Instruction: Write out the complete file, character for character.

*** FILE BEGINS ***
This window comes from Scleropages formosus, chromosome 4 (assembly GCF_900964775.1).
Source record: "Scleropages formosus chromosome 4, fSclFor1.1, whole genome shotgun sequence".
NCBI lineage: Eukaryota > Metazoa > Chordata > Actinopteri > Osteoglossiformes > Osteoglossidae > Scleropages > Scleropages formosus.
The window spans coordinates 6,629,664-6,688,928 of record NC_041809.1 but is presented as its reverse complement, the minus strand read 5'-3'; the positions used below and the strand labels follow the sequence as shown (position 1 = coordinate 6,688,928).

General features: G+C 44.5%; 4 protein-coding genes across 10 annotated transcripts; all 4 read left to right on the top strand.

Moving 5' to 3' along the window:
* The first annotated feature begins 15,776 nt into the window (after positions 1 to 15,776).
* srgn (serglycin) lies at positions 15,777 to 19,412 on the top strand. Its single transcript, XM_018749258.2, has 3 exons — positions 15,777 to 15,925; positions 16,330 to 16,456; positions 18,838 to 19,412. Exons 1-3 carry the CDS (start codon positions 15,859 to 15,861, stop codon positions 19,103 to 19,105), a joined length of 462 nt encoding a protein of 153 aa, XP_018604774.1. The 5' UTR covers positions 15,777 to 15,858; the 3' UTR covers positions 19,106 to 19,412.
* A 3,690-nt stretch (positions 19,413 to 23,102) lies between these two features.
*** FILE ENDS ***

This window comes from Scleropages formosus, chromosome 4 (assembly GCF_900964775.1).
Source record: "Scleropages formosus chromosome 4, fSclFor1.1, whole genome shotgun sequence".
NCBI lineage: Eukaryota > Metazoa > Chordata > Actinopteri > Osteoglossiformes > Osteoglossidae > Scleropages > Scleropages formosus.
The window spans coordinates 6,629,664-6,688,928 of record NC_041809.1 but is presented as its reverse complement, the minus strand read 5'-3'; the positions used below and the strand labels follow the sequence as shown (position 1 = coordinate 6,688,928).

General features: G+C 44.5%; 4 protein-coding genes across 10 annotated transcripts; all 4 read left to right on the top strand.

Moving 5' to 3' along the window:
* The first annotated feature begins 15,776 nt into the window (after positions 1 to 15,776).
* srgn (serglycin) lies at positions 15,777 to 19,412 on the top strand. Its single transcript, XM_018749258.2, has 3 exons — positions 15,777 to 15,925; positions 16,330 to 16,456; positions 18,838 to 19,412. Exons 1-3 carry the CDS (start codon positions 15,859 to 15,861, stop codon positions 19,103 to 19,105), a joined length of 462 nt encoding a protein of 153 aa, XP_018604774.1. The 5' UTR covers positions 15,777 to 15,858; the 3' UTR covers positions 19,106 to 19,412.
* A 3,690-nt stretch (positions 19,413 to 23,102) lies between these two features.